We bought a Hyundai Getz so we could go on Family holidays. Worst car in the history of the universe. A 35mpg car that did 25mpg even on a run to Devon and back.
We traded that for a newer CRV. I buggered the back end reversing into a wheelie bin and the CRV only did 28mpg. I traded it for a Nissan Note Tekna 1.2 Retired so I wasn’t driving to work. I just needed something small and practical and I love car tec.
Last year my wife had a small accident, hardly any damage. The bastards (from Luton) made an injury claim eleven months later and screwed the insurance company who didn’t fight it. They invented a mother who wasn’t there. The result is that wife insisted on a dash-cam and I’ve added one to my own car.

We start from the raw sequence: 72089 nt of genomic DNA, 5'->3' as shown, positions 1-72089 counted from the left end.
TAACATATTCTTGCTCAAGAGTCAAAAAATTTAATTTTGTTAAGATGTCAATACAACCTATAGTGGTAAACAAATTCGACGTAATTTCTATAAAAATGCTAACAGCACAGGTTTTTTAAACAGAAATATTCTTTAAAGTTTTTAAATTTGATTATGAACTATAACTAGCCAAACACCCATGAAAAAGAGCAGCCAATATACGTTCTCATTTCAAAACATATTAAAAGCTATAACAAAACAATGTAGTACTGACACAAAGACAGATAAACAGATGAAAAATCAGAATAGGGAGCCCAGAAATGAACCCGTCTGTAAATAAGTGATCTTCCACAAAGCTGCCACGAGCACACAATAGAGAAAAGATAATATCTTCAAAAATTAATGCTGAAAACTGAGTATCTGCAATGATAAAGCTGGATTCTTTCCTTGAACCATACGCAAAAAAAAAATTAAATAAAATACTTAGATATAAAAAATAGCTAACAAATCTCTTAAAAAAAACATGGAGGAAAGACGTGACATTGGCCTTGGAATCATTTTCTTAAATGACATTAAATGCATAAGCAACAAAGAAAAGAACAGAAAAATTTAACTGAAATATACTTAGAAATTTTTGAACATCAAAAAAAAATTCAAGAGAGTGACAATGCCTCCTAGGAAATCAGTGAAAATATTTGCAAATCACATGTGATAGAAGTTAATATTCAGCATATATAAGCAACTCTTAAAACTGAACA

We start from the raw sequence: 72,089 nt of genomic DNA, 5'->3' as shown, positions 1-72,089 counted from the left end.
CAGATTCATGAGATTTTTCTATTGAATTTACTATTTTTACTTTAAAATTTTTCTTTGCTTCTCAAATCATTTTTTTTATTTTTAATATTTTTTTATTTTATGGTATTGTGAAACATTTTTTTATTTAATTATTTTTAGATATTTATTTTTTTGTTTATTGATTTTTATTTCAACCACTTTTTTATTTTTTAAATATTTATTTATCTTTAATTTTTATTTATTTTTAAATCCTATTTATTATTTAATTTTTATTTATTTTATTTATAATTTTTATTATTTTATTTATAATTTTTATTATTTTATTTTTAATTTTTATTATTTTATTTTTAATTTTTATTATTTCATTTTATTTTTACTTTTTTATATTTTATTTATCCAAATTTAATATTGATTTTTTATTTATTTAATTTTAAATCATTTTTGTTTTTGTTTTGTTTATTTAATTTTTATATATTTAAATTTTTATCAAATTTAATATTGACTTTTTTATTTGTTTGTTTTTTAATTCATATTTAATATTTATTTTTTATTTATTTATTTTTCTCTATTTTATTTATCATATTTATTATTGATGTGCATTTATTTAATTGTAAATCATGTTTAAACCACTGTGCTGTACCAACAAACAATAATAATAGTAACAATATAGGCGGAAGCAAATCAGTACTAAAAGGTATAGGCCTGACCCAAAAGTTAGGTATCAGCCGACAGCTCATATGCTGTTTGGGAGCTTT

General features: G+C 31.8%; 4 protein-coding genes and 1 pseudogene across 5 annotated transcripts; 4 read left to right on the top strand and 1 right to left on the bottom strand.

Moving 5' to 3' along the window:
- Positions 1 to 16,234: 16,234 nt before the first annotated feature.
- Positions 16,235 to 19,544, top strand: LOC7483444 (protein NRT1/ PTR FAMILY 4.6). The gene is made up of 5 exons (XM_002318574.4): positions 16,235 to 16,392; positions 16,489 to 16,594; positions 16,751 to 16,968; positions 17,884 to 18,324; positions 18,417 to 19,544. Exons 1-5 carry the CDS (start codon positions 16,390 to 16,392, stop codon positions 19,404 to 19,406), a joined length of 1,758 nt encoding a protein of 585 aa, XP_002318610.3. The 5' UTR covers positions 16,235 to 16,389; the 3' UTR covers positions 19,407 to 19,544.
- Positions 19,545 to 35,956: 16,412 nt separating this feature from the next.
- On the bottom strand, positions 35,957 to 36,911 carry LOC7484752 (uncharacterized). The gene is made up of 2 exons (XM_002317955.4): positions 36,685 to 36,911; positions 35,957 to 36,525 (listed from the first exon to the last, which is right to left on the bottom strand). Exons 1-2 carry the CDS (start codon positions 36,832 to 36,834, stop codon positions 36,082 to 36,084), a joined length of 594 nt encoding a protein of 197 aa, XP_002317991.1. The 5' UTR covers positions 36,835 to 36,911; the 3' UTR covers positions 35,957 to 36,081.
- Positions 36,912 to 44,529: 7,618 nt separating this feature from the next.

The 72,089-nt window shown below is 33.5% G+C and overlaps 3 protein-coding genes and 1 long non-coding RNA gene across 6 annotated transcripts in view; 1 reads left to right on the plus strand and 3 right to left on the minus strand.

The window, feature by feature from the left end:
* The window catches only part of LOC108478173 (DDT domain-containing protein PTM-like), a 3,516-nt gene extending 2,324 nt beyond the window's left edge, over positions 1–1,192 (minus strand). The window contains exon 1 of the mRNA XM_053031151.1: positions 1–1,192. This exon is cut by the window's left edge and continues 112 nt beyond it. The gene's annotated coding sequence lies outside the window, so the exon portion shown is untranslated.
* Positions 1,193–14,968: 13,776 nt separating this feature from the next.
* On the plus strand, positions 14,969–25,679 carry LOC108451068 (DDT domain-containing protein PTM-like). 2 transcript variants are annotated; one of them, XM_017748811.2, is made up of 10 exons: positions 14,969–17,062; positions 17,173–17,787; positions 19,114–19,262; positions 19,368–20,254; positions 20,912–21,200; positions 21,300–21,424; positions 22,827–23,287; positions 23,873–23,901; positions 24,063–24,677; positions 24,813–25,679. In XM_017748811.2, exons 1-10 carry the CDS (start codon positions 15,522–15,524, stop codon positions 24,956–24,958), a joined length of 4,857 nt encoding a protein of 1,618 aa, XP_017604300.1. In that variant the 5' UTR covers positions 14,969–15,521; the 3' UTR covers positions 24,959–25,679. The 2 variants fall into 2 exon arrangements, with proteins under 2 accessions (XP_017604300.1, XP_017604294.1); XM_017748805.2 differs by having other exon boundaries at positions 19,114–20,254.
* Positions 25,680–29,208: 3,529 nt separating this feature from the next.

As she/we get older you begin to appreciate driving aids. I want her to have a 4×4 because of the winter and for taking the dog every morning for a walk to the woods. Already her wheels are slipping. It’s complicated. It has to be an automatic with blind-spot warning and lane departure because she now relies on those driving aids. Hard to find at a second-hand price we are willing to pay. The new cars are too expensive.
As the children have left home you really only need a smaller car. Fuel economy becomes important if you are now on a pension rather than earning money. I love my current car. A second Nissan Note 1.2 Tekna 1.2L. 40mpg, lowest tax band. Cameras all around with proximity sensors, blind-side warnings and lane-departure warning. Sat Nav and Bluetooth phone. I’ve been known to listen to WMAL radio (USA) while driving. It also satisfies the boy racer in me because it’s got a Turbo when you push down hard on the throttle. I’ve seen off the odd BMW.